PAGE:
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Thunder Through My Veins. Gregory Scofield. Life Sketches. The President. Stephen Fried. Call Sign Chaos. Jim Mattis and Bing West. Outsider in the White House. Senator Bernie Sanders. On Sunset. Kathryn Harrison. Megan Mullally and Nick Offerman. Rising Out of Hatred. To Obama. Jeanne Marie Laskas.
Fashion Climbing. Bill Cunningham. All Things Consoled.
Writer, M.D. by Leah Kaminsky
Elizabeth Hay. The Tenderness of Stones. Marion Fayolle. On the Other Side of Freedom. DeRay Mckesson. The Nature of Life and Death. Patricia Wiltshire. At Home in the World. Thich Nhat Hanh. Leonard Bernstein. Atkins, please enlighten us with the story of your patient, Mr. I presented in the time-honored way.
Black Man in a White Coat
Learning to obtain a history and present a case—in both written and oral fashion—lays much of the groundwork for the doctor-writer. On one end we have the most-objective clinical reporting and on the other, personal narrative and finally fiction. Similar to popular non-fiction and fiction, the medical record as a repository of story serves multiple purposes and has multiple readers.
All of which must be considered when leaving a note in a medical record. The histories we write lay out the clinical data upon which we arrive at our diagnostic impressions and conclusions.
What we write needs to be clear so that a colleague covering in the middle of the night knows what is going on. Just as when writing a novel or non fiction book, I need to consider my readers whenever I document in a chart. The medical record requires a particular type of storytelling. It must be factual and free from editorializing. Judgment-laden words and phrases like, patient is manipulative , non compliant , difficult, should be eliminated.
Just stick to what happened, what was observed. Even with this attention to the facts, the medical record is highly subjective. From the case presentation or case study we come to the jumping off point that separates clinical writing from narrative and fiction. For physician-authors this leap is not far or difficult. Take the following examples of a standard History of Present Illness, which is then rewritten as a personal narrative it could also be viewed as the inner monologue of a character in a novel.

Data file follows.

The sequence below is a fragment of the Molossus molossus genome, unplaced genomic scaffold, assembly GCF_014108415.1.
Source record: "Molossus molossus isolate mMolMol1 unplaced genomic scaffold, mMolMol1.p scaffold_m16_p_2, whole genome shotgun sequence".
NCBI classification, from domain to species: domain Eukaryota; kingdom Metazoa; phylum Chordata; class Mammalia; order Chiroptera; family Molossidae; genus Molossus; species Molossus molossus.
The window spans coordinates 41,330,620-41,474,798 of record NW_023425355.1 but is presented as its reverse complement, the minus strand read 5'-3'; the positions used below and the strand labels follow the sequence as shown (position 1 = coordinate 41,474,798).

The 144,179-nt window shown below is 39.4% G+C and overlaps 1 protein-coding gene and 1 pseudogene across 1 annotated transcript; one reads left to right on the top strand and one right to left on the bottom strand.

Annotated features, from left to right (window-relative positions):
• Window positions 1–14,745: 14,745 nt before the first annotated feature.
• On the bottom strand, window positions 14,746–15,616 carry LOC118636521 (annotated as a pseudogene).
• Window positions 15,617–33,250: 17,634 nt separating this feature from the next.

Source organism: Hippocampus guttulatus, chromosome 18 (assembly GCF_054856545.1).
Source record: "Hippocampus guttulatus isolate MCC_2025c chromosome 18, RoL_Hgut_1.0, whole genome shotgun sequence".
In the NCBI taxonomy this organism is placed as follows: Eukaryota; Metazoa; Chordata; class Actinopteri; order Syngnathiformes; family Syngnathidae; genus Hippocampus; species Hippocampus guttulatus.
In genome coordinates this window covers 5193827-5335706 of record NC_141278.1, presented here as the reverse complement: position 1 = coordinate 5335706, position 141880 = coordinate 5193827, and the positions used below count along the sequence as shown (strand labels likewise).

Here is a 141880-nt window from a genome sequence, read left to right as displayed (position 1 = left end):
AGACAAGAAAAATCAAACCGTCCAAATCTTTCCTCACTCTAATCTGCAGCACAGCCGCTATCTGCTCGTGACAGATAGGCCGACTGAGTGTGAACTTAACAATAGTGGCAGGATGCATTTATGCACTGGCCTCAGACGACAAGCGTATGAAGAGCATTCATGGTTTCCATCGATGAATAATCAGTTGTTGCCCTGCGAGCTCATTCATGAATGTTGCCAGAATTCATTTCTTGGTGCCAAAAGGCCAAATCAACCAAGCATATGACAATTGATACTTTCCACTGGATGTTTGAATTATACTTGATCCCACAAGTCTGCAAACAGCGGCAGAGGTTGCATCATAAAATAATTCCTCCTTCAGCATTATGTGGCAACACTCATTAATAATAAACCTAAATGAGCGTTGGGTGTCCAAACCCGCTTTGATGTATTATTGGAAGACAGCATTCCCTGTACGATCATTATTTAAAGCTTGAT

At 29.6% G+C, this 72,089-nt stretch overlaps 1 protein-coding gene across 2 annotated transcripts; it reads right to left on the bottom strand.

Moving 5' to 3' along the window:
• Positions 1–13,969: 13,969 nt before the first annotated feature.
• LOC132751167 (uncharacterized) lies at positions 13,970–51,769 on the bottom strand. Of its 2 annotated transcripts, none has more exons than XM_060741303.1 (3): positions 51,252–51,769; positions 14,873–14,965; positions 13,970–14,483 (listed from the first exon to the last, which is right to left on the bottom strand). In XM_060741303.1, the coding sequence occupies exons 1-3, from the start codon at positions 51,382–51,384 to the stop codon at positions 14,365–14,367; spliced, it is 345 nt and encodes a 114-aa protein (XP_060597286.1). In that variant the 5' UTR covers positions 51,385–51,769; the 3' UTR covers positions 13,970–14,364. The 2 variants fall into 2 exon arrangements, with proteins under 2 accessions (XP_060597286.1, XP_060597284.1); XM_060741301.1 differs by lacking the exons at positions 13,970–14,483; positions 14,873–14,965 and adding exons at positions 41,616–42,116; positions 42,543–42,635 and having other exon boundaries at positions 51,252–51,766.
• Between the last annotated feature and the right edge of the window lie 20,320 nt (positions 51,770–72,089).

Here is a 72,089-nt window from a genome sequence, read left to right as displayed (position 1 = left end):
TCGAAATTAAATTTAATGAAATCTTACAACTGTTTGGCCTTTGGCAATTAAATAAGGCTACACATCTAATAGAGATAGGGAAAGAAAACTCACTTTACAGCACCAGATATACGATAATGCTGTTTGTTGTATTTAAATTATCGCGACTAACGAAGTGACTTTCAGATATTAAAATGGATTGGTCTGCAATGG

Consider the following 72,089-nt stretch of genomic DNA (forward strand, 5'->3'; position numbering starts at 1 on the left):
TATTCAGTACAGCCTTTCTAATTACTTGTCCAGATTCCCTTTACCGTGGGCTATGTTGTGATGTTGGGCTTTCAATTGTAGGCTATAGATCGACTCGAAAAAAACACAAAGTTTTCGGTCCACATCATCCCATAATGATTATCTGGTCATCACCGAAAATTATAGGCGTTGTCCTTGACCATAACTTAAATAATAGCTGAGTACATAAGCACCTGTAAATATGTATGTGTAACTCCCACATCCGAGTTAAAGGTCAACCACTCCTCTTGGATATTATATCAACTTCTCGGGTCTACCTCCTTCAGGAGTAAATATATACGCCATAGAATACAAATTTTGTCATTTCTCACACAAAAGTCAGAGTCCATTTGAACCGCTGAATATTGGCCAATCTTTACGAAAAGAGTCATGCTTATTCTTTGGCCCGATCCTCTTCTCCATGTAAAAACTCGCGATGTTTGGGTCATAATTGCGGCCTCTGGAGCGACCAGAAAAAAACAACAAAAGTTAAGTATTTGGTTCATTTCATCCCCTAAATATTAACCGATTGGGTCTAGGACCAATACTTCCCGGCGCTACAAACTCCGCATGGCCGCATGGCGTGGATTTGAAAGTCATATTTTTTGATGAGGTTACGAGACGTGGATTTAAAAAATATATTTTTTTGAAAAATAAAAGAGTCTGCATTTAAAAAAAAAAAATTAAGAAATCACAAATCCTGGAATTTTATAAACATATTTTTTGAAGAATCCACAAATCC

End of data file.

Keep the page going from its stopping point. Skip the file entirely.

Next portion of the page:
Patient is a 48 year old Caucasian man brought by ambulance to the emergency room following a near fatal suicide attempt by carbon monoxide poisoning in the context of multiple recent stresses—loss of job, separation from spouse and children and severe financial difficulties. For the past four weeks the patient has experienced worsening symptoms of depression including diminished sleep with difficulty falling asleep, early morning awakening and mid-night arousal, feelings of worthlessness and hopelessness and increased thoughts of suicide with a plan to kill himself, which he attempted earlier today.
Client was discovered by a neighbor who was concerned by the sound of the car engine in the closed garage.
The Best Contemporary Fiction and Nonfiction by Doctors
Case 1: Personal Narrative:. Everything inside me feels dead. I should be looking for a job. Others got laid off—I know this—but how do you not take it personally? I feel like a total failure. I lay there, the same thoughts over and over through my head, everything is coming undone. I get up and even the television is too much. I used to laugh all the time. Every day, every hour I think about the car and how easy it would be to do this.
Once across this divide, how far we go as writers is limited only by our interest, perseverance, talent and skill. My interest as a novelist has been to take psychiatric and forensic topics and explore them in fiction. When Damon Tweedy begins medical school,he envisions a bright future where his segregated, working-class background will become largely irrelevant.
Instead, he finds that he has joined a new world where race is front and center.
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The recipient of a scholarship designed to increase black student enrollment, Tweedy soon meets a professor who bluntly questions whether he belongs in medical school, a moment that crystallizes the challenges he will face throughout his career. Making matters worse, in lecture after lecture the common refrain for numerous diseases resounds, "More common in blacks than in whites.
As Tweedy transforms from student to practicing physician, he discovers how often race influences his encounters with patients. Through their stories, he illustrates the complex social, cultural, and economic factors at the root of many health problems in the black community.
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These issues take on greater meaning when Tweedy is himself diagnosed with a chronic disease far more common among black people. In this powerful, moving, and deeply empathic book, Tweedy explores the challenges confronting black doctors, and the disproportionate health burdens faced by black patients, ultimately seeking a way forward to better treatment and more compassionate care.
In this unsparingly honest chronicle, Tweedy cohesively illuminates the experiences of black doctors and black patients and reiterates the need for improved understanding of racial differences within global medical communities. Essential reading for all of us in this time of racial unrest. Damon Tweedy is unafraid to dissect both the intriguing and disturbing elements of becoming a doctor.